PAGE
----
Lineup changes also came on defense, but that was because of more unfortunate circumstances. Jake Muzzin sustained an injury in the second period after taking a hit to the neck and was ruled out for the game at the start of the third period. Tonight was not Muzzin’s greatest showing pre-injury — the puck hopped off his stick just before the Coyotes scored their opening tally — but it went from bad to worse after hearing the injury announcement.

The Leafs played the rest of the game down a defenseman and now will await injury news on whether the ailment will cost Muzzin any further time. It does nothing to allay concerns about the aging defenseman’s durability, that’s for sure.

8.     After the Leafs tied the game, my first thought was, “They have to at least get to overtime and get a point out of this one.” Considering how poorly they played for much of the contest, battling back to tie it felt like a win, and getting points was priority #1.

The Maple Leafs continued to generate gobs of shots and chances over the next few minutes, trying to end the game in regulation, but then it all went haywire. Calle Jarnkrök took his second penalty of the game and this one was inexcusable:

With just over two minutes to go in a tied game, in the offensive zone and with the puck nowhere near him, Jarnkrök slashed the stick out of Shayne Gostisbehere’s hands. Yes, Gostisbehere dropped the stick easily to sell the call — no question about it — but that’s called gamesmanship, and it’s something you come to expect in a league like NHL. Jarnkrök made a clear slashing motion and there was zero reason to do it given the circumstances.

The Leafs now needed to kill the minor penalty off in order to grab a point. They couldn’t do it. Mark Giordano failed to clear a puck out, held in at the point, and then play filtered back down low, where Justin Holl collected the puck and attempted to clear. His feeble clearing attempt went off the stick of a Coyote forechecker and was easily collected by Clayton Keller, who teed up Gostisbehere for a bullet that Källgren had little chance at sliding over to his left:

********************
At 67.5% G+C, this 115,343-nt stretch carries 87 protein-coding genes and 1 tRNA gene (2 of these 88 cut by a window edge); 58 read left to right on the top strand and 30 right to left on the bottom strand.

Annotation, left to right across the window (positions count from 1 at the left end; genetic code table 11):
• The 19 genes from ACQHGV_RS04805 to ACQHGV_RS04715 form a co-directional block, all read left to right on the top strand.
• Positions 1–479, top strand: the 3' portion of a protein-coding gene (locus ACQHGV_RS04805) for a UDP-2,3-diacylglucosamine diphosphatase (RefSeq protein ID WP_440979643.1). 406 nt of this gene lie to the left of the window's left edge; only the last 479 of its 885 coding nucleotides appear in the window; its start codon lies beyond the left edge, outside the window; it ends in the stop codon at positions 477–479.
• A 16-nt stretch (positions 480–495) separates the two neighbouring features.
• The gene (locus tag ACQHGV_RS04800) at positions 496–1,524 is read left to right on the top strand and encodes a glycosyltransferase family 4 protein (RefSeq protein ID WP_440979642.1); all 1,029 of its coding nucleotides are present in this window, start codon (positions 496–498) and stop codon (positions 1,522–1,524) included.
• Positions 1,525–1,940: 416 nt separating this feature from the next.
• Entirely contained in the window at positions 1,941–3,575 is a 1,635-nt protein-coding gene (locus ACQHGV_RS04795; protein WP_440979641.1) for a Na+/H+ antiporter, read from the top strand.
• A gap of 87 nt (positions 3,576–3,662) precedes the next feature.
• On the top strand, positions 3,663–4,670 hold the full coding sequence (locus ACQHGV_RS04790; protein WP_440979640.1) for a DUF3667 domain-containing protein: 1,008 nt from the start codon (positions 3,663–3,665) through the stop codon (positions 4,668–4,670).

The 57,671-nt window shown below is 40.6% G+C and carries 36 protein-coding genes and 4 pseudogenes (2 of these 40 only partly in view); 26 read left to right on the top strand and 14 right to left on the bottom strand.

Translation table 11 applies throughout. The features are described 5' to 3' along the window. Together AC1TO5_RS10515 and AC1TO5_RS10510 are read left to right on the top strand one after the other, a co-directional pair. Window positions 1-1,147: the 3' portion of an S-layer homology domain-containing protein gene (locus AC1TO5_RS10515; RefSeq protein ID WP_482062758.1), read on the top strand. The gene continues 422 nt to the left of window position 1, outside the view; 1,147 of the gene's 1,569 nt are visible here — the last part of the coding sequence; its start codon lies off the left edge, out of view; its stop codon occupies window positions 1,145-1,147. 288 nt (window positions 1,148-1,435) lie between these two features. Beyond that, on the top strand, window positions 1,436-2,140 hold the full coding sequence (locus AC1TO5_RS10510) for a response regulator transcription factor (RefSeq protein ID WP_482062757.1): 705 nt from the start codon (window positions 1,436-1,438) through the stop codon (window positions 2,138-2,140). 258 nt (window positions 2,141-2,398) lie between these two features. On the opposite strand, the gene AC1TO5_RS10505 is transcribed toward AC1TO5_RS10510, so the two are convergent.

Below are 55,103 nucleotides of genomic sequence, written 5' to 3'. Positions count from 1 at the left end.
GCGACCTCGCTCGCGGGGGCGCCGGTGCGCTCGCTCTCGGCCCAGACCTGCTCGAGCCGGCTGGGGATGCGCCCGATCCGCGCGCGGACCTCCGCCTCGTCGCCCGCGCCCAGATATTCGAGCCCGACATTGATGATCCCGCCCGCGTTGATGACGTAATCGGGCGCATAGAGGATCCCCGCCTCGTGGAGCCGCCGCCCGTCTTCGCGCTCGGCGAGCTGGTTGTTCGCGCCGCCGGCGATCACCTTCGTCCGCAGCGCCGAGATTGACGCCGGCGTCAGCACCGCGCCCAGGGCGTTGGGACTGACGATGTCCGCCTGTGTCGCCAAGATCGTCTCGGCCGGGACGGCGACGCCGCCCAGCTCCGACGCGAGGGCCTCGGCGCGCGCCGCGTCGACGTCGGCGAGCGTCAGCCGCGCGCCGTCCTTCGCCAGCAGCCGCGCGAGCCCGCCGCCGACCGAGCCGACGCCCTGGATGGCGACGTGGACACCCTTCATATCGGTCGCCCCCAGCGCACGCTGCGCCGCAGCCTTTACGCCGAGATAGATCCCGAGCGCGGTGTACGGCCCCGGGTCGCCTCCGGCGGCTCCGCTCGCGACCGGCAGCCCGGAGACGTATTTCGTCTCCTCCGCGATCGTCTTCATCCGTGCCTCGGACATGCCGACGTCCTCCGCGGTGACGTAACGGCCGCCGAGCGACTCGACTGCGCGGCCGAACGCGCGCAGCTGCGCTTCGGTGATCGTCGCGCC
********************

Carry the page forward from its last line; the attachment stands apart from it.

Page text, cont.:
First, I want to compliment Gostisbehere on a terrific game. People often joke that if you want to get traded away from a bad team, have a great game against the Leafs so the rest of the league will notice. Well, that’s what Gostisbehere did tonight with a goal and a primary assist as well as a crucial penalty draw that decided the game. He had a tough end to his time in Philadelphia, but if there is a deadline buyer in search of an offensive defenseman who can still play — especially on the PP — Gostisbehere would be an attractive addition.

As for the goal on the Leafs’ end, there’s not much more you can say other than that they have to get that puck out. Giordano should have and Holl 100% has to. Those were two crucial mistakes that cost the Leafs, and it’s tough for Holl especially, coming off of a great game against Ottawa on Saturday. It’s been a major up-and-down rollercoaster for him this season four games in.

9.     Amazingly, much like the Montreal game, the Leafs seemed totally finished and then battled back to tie it… or so we thought. A tight play at the line (more on that in a second) led to a scramble down low, where John Tavares put the puck on net and Alex Kerfoot cleaned up the rebound for the equalizer with under 40 seconds left.

After a minute of celebration, fans quickly realized that the NHL was poised to review this one based on what transpired at the line. It all came down to this play between Morgan Rielly and Clayton Keller: